[Below is a guest post by Arika Okrent.]
This weekend I had the pleasure of attending a celebration for the 30th anniversary of the establishment of the Linguistics Department at Gallaudet University. Gallaudet is the world's only university for the deaf. Nearly all the undergraduates at Gallaudet have some kind of hearing loss (a very small number of hearing students may be admitted each year), while the graduate school (offering programs in audiology, deaf education, psychology, and interpretation, among others) has a significant number of hearing students. I received an M.A. in Linguistics from Gallaudet in 1997.
In a speech at the celebration, Bob Johnson, who was hired to start the Linguistics Department in 1981, described how at that time, "everything we knew about ASL (American Sign Language) structure could fit into one course." William Stokoe, then a member of the English faculty at Gallaudet, had published an account of ASL sign structure in 1960, and through the 70s a picture of the systematic nature of ASL had begun to emerge. In 1979, Ed Klima and Ursula Bellugi published their groundbreaking The Signs of Language. The book offered analyses of signed utterances in terms of phonological, morphological, and syntactic processes – that circular movement there? – An aspectual derivational morpheme. That change in handshape? – Phonological assimilation caused by lexical compounding.
There was a still long way to go, but among linguists two things had become clear: (1) sign language was not spoken language; (2) sign language was just like spoken language! Which is to say sign language was not some degraded approximation of spoken language – ASL was not "English on the hands." It had its own structure. At the same time, sign language could be described in terms of the same theoretical tools used to describe spoken languages. This realization was a marvelous articulation of the idea that had been percolating through the previous few decades of linguistic research: linguistics was not just the study of languages, but the study of LANGUAGE. LANGUAGE could be separated from the physical form of its transmission and still be LANGUAGE.
It didn't take too long for the idea of sign language as a full language to take hold among linguists. Like most things linguistic, it still hasn't caught on among non-linguists. Those old confusions –between language and writing, between creoles and their source languages, between sign languages and spoken languages, (or for that matter sign language and pantomime) persist.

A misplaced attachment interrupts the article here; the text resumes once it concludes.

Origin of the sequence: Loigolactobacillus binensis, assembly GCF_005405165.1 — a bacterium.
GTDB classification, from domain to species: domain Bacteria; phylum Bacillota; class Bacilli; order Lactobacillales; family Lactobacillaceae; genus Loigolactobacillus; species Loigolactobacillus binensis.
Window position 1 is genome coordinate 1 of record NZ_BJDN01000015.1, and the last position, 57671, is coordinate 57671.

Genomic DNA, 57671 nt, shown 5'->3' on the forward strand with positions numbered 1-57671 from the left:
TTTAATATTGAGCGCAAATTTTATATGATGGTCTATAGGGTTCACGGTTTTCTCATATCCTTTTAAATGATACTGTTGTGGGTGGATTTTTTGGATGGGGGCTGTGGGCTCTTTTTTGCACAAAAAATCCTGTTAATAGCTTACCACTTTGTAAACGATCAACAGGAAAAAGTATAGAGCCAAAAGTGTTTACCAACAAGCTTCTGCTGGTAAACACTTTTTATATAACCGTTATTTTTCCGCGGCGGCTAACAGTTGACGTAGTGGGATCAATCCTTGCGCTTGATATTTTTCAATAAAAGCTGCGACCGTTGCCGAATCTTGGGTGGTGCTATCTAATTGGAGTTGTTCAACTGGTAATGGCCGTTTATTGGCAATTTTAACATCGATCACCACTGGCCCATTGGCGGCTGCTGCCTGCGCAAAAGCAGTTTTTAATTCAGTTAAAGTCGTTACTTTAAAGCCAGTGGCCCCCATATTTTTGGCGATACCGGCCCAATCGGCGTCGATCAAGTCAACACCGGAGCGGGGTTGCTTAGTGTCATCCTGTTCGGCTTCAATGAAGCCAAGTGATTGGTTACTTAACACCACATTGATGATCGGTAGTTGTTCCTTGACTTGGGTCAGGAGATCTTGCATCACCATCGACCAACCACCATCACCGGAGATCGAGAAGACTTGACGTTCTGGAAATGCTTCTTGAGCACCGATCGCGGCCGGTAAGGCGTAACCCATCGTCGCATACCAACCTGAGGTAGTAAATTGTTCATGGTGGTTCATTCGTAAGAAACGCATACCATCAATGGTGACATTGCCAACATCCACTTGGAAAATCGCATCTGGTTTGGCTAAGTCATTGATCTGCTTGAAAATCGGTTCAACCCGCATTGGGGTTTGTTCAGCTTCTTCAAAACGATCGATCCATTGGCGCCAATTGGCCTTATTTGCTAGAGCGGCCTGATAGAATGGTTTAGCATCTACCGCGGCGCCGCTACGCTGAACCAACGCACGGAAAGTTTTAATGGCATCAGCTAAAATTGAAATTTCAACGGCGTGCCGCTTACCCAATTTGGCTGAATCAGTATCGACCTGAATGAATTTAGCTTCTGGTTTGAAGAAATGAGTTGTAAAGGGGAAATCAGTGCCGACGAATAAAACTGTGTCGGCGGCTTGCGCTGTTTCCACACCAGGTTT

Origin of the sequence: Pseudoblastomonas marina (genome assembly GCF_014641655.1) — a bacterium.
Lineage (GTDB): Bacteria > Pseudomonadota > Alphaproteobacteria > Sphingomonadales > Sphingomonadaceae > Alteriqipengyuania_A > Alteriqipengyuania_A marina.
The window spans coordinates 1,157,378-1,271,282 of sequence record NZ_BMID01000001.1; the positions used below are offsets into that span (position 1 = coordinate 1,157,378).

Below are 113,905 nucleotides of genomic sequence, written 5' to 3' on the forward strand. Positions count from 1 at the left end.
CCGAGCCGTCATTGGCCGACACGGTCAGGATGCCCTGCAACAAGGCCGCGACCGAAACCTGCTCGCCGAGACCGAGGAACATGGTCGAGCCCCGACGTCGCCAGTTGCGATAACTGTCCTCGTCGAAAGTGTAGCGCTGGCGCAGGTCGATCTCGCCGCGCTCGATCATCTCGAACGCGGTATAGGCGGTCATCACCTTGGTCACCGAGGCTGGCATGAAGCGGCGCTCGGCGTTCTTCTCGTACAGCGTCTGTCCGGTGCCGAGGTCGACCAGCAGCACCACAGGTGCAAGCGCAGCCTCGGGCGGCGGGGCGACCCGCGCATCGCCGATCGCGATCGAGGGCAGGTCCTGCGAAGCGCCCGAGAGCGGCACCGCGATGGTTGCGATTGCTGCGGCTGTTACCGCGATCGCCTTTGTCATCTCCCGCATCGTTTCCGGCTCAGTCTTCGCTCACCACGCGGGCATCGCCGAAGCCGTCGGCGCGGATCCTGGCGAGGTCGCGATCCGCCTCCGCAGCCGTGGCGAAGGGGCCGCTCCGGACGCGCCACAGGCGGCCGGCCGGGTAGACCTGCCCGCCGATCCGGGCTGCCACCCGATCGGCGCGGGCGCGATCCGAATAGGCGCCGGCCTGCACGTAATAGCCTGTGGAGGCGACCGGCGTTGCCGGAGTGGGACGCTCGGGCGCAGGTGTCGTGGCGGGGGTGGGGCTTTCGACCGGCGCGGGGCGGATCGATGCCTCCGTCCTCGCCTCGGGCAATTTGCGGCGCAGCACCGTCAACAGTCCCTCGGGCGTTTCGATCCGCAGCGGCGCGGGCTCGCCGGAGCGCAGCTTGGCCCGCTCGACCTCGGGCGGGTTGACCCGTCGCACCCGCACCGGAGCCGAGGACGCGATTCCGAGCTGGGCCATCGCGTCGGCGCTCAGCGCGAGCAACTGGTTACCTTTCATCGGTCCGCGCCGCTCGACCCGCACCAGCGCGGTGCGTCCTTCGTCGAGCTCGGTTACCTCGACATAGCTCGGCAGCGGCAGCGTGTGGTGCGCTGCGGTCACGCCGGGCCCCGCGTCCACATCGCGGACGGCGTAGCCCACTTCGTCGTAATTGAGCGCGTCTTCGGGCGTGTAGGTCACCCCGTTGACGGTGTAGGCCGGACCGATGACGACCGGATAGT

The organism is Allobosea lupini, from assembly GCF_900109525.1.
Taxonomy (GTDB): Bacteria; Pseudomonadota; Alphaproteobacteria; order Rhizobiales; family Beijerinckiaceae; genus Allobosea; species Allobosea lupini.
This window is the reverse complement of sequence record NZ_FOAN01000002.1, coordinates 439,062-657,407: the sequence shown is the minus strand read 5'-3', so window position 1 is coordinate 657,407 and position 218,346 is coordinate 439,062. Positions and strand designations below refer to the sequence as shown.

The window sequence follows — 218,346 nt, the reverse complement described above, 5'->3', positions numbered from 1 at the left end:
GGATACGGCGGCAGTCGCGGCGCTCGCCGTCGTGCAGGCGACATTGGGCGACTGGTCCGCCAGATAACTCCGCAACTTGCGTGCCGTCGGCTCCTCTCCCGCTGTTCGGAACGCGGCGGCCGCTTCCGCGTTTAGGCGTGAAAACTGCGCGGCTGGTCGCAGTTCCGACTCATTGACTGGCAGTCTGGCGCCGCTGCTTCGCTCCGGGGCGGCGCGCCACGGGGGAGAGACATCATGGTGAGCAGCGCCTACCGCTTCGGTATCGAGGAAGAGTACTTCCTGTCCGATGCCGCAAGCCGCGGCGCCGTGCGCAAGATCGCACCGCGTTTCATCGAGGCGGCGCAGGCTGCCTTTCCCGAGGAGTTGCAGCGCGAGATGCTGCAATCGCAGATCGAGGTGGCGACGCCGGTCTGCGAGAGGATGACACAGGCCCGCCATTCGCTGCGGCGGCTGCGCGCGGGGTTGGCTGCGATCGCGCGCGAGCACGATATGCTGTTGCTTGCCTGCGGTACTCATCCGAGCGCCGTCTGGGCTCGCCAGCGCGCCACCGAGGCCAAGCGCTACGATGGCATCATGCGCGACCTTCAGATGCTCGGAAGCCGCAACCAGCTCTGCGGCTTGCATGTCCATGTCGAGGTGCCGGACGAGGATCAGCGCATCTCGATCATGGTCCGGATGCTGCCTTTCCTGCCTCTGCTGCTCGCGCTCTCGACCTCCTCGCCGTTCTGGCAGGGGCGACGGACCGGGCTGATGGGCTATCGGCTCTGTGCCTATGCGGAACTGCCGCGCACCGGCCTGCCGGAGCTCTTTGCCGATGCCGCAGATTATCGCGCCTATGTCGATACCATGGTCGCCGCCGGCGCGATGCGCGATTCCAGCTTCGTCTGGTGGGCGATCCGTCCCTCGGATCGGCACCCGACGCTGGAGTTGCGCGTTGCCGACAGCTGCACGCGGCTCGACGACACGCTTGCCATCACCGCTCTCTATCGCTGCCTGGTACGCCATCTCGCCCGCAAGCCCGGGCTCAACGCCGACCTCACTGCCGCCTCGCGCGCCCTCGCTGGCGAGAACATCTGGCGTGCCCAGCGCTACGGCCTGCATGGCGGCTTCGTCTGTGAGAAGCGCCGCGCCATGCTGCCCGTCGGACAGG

When I joined the Gallaudet linguistics program in 1995 confusion about the role and value of ASL was still causing problems in the university. Deaf students come to Gallaudet from many kinds of language backgrounds. Some students don't know any sign because they were late-deafened or have used only lip-reading or an artificial system like "Signed English" that's neither English nor ASL. The official position on language at Gallaudet at the time was a sort of messy broad inclusion. Use whatever works. Speak, sign, speak and sign simultaneously, and try to keep everyone included. This broad inclusion meant that students with the least hearing ability had to settle for partial, incomplete access. Bob, and the members of the linguistics department he founded did not accept this state of affairs. There was only one language that was a full language and that everyone could have access to. That language was ASL, and all linguistics classes would be taught in ASL. Actually there were two languages that all could access. The other one was written English. The Linguistics Department operated as a true bilingual program, keeping the languages separate and well defined.
Gallaudet now describes itself as a bilingual university and emphasizes its support for ASL. The linguistics department added a Ph.D. program in 2002. At the 30 year celebration I saw great presentations on role-shifting in ASL, typology of sign language kinship terms, and features of black deaf signing – all given by deaf researchers, all presented in ASL. Bob Johnson announced his retirement, noting that what we know about ASL structure now would hardly fit into one degree program, much less one class.
I left feeling proud to be a linguist. Proud of our pesky, dogged insistence on descriptivism, without which no one would have ever noticed the elegant system behind what most thought was a weak attempt at ungrammatical English. And proud of the way respect for language – scientific respect, not emotional protect-my-language-from-the-barbarians respect – can lead to respect for people.
[Above is a guest post by Arika Okrent.]